TIME's new cover story takes you on a ride behind the scenes of Uber, Airbnb and more
In TIME’s new cover story, Joel Stein takes readers on a wild ride through the sharing economy—renting out his car, chauffeuring people around late into the night, making dinner for strangers and even toying with the idea of doing other people’s laundry. To read the full post, please subscribe to TIME. Here are five big takeaways about why we trust strangers with our stuff, our lives and our homes.
These companies are more successful than investors ever thought possible
Airbnb was rejected by almost every venture capitalist it pitched itself to. But now an average of 425,000 people use it every night worldwide, and the company is valued at $13 billion, almost half as much as 96-year-old Hilton Worldwide. Uber is valued at $41.2 billion, one of the 150 biggest companies in the world–larger than Delta, FedEx or Viacom.
You can thank eBay (and Apple and Amazon and PayPal and Google) for trusting online strangers
To get here, we needed eBay, PayPal and Amazon, which made it safe to do business online. We needed Apple and Google to provide GPS and Internet-enabled phones that make us always reachable and findable. And we needed Facebook, which made people more likely to actually be who they say they are.
Lyft training is pretty fun
Stein signed up to be a Lyft driver and recalls what happened after he passed a background check: “I went to a training session, where a guy on a yoga ball asked me and 14 other future unprofessional drivers questions like “If You could give a ride to anyone, living or dead, who would it be?” I went with “living” and was tossed a reward of a Dum Dum lollipop.”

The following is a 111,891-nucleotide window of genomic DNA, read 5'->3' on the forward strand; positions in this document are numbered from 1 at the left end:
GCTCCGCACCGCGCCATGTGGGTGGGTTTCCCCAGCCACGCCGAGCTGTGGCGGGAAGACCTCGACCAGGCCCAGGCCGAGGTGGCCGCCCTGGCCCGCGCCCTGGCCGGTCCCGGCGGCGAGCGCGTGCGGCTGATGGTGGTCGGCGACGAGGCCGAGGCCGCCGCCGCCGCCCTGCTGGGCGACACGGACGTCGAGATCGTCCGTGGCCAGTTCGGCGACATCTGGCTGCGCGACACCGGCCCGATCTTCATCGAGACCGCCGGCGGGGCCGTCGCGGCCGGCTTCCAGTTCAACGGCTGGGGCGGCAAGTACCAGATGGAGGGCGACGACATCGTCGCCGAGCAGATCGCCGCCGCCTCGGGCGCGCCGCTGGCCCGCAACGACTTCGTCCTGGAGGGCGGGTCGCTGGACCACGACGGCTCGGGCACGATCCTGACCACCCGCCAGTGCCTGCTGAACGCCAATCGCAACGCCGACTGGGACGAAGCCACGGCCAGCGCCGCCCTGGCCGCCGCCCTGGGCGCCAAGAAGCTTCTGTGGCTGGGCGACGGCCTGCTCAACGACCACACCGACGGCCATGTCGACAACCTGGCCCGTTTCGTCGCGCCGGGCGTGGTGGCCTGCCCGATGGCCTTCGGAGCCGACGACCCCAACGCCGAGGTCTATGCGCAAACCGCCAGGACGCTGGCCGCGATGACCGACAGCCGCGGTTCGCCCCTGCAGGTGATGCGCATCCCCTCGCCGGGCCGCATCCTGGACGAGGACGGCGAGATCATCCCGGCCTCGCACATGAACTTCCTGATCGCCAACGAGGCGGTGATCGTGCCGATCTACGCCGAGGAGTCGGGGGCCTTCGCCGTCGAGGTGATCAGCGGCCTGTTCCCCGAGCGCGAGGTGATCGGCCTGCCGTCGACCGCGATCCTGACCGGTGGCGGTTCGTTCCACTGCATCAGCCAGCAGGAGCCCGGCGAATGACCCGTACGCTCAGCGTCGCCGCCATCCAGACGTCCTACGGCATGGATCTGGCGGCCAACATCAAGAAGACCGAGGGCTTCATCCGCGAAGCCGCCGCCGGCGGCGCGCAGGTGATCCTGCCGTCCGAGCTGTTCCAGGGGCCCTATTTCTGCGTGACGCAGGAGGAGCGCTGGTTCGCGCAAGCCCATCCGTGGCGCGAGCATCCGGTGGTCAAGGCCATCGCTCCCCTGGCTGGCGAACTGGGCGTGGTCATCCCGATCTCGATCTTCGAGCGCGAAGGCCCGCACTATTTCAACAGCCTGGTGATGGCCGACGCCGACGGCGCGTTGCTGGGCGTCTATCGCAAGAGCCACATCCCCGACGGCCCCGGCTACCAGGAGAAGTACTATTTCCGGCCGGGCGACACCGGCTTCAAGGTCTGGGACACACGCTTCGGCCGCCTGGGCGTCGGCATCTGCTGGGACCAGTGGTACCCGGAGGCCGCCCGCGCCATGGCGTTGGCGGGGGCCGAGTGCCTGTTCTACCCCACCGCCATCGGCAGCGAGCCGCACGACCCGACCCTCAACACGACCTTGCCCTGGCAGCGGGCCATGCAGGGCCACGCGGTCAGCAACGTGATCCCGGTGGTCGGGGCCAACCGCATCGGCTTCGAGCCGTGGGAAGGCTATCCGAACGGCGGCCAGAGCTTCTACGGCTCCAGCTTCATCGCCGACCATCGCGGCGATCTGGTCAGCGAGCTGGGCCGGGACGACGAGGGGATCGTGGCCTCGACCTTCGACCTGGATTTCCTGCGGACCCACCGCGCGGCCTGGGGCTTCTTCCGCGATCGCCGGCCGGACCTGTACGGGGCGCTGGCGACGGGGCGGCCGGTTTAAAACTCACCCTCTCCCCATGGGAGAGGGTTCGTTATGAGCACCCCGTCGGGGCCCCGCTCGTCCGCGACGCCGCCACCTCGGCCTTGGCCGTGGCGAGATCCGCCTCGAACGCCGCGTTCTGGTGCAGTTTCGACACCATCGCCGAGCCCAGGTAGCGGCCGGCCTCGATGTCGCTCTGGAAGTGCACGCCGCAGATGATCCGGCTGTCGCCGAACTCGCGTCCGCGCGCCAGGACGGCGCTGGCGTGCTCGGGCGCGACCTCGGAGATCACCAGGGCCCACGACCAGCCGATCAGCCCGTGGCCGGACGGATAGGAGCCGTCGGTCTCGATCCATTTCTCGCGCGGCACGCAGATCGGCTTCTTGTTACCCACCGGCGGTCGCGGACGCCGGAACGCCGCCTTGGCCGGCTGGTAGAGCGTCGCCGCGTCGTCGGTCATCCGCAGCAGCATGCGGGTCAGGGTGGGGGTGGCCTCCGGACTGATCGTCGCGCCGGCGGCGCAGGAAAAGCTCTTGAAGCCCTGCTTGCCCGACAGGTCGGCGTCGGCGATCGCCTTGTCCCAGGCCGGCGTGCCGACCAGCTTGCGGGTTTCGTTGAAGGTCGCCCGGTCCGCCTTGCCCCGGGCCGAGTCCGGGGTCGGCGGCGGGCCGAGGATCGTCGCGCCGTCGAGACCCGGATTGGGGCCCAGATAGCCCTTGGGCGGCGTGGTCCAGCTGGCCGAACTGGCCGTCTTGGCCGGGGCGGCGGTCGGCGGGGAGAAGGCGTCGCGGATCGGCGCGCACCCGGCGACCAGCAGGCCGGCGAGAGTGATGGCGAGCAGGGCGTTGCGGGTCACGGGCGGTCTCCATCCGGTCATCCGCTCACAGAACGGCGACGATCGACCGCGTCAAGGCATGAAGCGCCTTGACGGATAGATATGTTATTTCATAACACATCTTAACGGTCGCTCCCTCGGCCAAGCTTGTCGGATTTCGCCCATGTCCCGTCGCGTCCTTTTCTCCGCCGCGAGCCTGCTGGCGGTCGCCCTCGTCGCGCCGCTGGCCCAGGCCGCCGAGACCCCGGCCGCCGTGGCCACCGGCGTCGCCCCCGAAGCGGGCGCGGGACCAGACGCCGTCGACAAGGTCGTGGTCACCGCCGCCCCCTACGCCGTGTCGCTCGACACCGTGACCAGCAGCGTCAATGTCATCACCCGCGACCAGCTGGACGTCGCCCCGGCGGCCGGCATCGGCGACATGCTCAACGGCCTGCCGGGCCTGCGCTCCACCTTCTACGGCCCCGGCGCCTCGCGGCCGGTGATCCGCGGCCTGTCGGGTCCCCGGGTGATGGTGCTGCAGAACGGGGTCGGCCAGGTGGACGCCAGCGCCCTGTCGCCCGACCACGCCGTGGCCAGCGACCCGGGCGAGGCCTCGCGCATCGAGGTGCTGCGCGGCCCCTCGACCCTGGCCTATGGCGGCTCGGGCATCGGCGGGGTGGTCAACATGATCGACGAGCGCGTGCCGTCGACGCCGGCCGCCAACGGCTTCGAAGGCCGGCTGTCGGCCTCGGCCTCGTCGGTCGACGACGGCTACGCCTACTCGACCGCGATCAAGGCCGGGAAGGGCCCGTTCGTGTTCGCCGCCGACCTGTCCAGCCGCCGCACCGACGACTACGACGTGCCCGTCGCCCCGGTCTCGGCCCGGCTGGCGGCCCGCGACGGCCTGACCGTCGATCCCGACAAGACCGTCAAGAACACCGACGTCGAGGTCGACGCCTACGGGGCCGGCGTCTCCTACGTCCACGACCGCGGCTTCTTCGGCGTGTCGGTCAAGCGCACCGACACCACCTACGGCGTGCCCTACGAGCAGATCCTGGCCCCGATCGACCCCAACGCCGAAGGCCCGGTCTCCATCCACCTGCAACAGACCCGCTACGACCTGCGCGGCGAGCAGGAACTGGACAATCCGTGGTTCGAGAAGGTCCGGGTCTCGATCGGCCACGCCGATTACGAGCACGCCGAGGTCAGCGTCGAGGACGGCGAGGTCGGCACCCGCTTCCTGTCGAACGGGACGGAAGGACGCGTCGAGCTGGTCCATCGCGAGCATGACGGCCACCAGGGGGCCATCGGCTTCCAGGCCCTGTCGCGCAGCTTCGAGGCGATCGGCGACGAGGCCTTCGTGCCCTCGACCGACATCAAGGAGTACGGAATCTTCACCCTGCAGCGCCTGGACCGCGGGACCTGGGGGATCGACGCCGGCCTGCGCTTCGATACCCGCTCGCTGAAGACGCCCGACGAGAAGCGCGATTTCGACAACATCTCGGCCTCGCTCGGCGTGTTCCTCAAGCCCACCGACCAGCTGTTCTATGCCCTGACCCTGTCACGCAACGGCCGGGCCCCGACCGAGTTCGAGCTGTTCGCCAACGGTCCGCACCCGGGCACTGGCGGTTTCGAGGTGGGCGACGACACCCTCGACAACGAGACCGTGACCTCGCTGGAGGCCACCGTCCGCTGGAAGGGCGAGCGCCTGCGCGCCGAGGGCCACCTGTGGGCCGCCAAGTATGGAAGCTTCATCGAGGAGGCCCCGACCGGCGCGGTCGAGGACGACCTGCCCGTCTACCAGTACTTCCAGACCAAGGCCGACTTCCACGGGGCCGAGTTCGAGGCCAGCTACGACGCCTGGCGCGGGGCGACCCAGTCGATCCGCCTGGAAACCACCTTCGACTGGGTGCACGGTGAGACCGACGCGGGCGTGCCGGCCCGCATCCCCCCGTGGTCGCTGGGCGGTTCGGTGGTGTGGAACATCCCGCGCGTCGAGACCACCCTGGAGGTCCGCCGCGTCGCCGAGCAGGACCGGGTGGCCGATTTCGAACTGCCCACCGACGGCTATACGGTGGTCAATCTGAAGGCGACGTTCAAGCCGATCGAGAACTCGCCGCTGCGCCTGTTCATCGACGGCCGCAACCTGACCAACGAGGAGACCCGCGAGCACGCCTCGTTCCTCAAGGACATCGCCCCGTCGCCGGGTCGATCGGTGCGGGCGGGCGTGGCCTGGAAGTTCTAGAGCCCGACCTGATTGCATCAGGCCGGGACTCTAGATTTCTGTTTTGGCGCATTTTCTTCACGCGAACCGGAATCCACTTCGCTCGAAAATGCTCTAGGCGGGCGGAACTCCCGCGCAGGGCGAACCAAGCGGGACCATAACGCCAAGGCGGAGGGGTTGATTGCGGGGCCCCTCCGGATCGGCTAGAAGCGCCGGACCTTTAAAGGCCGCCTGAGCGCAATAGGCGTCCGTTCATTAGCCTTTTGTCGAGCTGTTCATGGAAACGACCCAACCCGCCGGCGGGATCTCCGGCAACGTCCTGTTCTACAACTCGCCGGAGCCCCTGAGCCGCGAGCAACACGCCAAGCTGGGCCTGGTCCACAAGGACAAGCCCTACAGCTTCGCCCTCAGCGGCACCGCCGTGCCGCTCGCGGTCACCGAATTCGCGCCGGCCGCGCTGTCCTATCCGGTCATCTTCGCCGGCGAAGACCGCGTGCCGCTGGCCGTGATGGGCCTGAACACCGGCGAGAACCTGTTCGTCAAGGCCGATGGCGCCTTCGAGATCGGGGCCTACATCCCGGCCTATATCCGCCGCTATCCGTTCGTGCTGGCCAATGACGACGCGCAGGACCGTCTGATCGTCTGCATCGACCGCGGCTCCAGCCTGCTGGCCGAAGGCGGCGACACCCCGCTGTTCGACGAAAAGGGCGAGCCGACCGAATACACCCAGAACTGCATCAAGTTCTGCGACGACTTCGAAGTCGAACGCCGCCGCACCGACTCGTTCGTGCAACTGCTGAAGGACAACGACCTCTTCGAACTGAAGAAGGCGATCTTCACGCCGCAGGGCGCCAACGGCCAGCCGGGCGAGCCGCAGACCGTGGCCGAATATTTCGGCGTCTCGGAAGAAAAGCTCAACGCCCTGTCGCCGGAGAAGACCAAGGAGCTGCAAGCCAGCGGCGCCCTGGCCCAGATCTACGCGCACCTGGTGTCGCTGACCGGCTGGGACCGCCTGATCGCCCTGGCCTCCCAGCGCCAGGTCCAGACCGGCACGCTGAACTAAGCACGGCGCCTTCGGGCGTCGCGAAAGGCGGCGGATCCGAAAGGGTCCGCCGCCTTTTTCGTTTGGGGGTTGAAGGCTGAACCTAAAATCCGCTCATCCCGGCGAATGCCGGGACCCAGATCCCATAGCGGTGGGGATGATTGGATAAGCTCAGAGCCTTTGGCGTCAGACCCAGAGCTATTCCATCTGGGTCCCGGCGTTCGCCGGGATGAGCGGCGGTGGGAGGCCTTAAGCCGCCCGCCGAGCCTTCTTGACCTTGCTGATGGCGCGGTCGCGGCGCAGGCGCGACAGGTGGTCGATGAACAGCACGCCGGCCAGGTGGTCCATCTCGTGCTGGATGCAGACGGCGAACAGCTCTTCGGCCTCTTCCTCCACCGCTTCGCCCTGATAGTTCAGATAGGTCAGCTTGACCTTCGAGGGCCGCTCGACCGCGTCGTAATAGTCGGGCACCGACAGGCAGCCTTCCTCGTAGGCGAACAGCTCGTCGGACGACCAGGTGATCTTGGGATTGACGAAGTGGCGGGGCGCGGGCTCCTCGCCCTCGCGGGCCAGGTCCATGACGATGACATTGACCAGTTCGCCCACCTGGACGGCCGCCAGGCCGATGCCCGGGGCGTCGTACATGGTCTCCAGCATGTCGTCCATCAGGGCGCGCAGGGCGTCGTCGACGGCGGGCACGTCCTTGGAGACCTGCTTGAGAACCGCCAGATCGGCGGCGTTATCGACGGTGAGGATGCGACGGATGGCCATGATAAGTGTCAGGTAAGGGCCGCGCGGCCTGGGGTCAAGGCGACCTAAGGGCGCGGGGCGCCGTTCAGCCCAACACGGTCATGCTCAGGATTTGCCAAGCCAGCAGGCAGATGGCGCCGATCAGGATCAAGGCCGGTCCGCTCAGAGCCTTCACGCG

Millennials are doing something right (for once)
The homes of rich people and millennials are increasingly stark; only poorer people are still piling up stuff in their guest showers and storage units. Almost all happiness studies show that experience increases contentment far more than purchases do, and young people intrinsically understand that, fueling an experience economy.
It makes people nicer
No matter how well trained service employees might be, everyone is nicer when they’re dealing with customers directly. Even customers. Nearly everyone who stays at an Airbnb rental, for instance, hangs up their bathroom towels after they use them. You do not want to ask a hotel manager what guests do with their towels. When RelayRides, a car-sharing startup, installed a gizmo in renters’ cars that allowed them to unlock it without meeting up to hand over the keys, satisfaction went down nearly 40% and complains shot up fivefold. When they met in person, renters kept their cars cleaner and returned them on time way more often.